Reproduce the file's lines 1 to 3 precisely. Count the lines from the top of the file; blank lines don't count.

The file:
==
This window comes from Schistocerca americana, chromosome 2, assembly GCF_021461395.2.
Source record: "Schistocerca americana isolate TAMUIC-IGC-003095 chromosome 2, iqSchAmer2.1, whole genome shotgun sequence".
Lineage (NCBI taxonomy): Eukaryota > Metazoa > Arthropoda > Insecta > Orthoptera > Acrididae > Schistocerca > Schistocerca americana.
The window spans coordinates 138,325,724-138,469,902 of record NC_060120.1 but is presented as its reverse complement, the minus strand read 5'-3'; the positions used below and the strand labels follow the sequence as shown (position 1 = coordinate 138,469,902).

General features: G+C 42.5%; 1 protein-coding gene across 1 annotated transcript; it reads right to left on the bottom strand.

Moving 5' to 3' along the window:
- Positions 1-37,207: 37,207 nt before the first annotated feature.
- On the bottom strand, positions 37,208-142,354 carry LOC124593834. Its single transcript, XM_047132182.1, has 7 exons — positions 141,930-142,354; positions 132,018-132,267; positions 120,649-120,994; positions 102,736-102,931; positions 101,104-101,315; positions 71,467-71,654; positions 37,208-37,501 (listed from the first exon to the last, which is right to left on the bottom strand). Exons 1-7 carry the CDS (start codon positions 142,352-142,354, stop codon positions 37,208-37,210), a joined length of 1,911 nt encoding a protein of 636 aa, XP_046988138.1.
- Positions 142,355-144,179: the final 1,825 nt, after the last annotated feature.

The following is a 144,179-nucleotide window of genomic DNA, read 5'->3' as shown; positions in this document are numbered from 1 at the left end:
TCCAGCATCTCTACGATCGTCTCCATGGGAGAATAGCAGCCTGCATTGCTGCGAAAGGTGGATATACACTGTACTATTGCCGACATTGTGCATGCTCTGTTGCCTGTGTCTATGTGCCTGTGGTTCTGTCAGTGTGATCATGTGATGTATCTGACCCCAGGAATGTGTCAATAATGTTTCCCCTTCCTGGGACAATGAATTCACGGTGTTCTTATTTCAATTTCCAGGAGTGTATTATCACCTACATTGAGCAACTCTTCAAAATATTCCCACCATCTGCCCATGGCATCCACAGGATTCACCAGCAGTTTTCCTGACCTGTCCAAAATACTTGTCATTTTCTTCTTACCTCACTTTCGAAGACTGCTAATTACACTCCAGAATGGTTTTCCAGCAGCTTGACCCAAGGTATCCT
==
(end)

This window comes from Schistocerca americana, chromosome 2, assembly GCF_021461395.2.
Source record: "Schistocerca americana isolate TAMUIC-IGC-003095 chromosome 2, iqSchAmer2.1, whole genome shotgun sequence".
Lineage (NCBI taxonomy): Eukaryota > Metazoa > Arthropoda > Insecta > Orthoptera > Acrididae > Schistocerca > Schistocerca americana.